The idea of predestination by God is a particularly offensive one. There are so many flaws in it that it is easier to topple than a stack of Jenga blocks. Men developed the idea that God has a divine plan for all of us to have justification for their life’s failures. A life that, like yours or mine, could have been as successful as Ben Franklin’s (himself, at most, a deist). Why, if this phantasmagoric plan truly does exist, do we have choices? Why, if the world is as scripted as any television show, would God allow us to make choices that would destroy his image, like killing in his name? Specifically, why would God, who is so vain as to wish the death of his followers for worshiping a golden calf, allow me to deny his existence altogether? If God has a will that must be followed, why don’t we all stop working, stop thinking, stop providing for our families? If it is happening, it must be God’s will. Fate and predestination are nothing more than excuses for everything that goes wrong; safety nets for the weak.

People often confuse fate and chance. Sometimes a person will think that they believe in fate when really they are thinking of chance. I heard Kassrole say earlier today [by this point, it’s about a year ago], “Fate is basically chance,” after we had a heated discussion about the topic. That is a dangerous view. Fate is the inevitability of an event long before it happens; something that cannot be changed. Chance, or coincidence, however, is the random concurrence of two events that seem, after the fact, more inevitable than they actually were. If I were to walk out in the middle of the street and subsequently get struck by a car, would that be fate? It runs far closer to the lines of chance; or rather, something that could be avoided altogether if I had looked before I crossed. The loyalist to predestination will often, acknowledging inner defeat but refusing to show it outwardly, throw out a careless “Everything happens for a reason,” as if that were supposed to seal up his argument. People don’t get skin cancer for any other reason save excessive sun exposure. They do not get cancer to defrost their future or inspire them to do good works. Those are just things that often go along with acquiring the disease. Things that have nothing to do with a divine plan.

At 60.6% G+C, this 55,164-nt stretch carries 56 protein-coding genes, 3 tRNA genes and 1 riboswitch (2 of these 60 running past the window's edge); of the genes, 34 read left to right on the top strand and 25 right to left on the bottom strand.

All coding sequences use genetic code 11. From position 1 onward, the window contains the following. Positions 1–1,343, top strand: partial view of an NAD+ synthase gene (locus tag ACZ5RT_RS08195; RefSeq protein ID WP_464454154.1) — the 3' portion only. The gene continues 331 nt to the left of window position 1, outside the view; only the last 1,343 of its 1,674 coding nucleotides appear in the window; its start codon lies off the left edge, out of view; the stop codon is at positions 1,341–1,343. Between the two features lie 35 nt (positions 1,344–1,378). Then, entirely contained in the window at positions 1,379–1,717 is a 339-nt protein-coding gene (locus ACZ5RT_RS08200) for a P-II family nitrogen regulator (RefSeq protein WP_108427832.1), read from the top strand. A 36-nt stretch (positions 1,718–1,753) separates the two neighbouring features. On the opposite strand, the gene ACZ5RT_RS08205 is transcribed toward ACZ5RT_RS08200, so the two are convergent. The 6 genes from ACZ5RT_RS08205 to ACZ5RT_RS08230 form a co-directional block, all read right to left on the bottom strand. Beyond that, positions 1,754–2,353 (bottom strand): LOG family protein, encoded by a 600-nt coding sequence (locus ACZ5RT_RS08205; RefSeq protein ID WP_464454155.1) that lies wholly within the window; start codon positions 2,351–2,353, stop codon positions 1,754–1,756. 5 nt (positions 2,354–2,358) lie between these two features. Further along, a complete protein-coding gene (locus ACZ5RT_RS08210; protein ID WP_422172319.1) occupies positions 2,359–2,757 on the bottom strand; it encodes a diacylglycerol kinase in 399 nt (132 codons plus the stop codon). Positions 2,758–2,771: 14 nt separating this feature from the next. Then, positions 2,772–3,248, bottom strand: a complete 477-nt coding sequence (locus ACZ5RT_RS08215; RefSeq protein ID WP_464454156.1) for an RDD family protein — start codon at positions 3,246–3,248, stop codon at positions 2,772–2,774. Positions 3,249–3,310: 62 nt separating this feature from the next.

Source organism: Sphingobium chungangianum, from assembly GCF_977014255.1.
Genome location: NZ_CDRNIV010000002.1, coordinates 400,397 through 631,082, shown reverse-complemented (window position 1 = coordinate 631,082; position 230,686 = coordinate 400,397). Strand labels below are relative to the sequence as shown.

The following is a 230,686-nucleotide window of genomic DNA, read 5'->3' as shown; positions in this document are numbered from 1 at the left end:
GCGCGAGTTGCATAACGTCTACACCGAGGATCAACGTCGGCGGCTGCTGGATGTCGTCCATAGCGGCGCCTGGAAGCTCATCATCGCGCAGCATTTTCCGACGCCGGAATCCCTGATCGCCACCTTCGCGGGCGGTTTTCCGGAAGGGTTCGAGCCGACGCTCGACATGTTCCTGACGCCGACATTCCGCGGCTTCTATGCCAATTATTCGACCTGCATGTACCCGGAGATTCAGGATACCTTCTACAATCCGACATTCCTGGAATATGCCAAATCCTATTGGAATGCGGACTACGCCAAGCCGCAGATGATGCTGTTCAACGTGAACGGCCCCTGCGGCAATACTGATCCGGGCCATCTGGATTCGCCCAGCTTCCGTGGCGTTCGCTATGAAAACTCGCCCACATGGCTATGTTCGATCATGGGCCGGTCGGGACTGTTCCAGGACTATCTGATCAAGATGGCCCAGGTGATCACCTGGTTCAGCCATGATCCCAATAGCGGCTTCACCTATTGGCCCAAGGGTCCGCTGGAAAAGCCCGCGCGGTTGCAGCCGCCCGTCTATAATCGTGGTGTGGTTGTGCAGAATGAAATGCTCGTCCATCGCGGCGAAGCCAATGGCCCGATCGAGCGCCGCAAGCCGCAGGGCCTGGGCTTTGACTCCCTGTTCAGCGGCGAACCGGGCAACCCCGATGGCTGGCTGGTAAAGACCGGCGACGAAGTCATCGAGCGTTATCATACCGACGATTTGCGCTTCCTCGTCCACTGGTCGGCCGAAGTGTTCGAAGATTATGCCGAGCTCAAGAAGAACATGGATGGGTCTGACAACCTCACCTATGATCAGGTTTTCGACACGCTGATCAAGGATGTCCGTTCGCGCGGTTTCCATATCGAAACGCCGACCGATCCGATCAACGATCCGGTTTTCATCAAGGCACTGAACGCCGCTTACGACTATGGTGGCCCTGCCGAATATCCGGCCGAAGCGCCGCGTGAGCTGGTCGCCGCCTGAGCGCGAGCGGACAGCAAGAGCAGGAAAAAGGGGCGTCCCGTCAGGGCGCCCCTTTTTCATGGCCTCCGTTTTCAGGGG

The further advanced our society gets, the more we shy away from ridiculous assumptions like the aforementioned predestination and fate. Already, we have dismissed the idea that our placement in heaven or hell is decided before we are born. We are in the process of debunking the myth that the universe was created in six days by an invisible yet omnipotent deity. Soon, hopefully, the entire onerous business of religion can be behind us. Much like give and take of the Pacific and Atlantic oceans, religion and science work in basically the same way. As the Atlantic grows, the Pacific must shrink, just as when new discoveries are made, religion is forced to soften its stance. The religious will continue conceding more and more to the secular until there is nothing left of religion at all.





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kendrickmalley said...
Oct. 21, 2010 at 7:54 pm
Wow! great article, exactly what I was thinking but couldn't say. can't wait to hear more!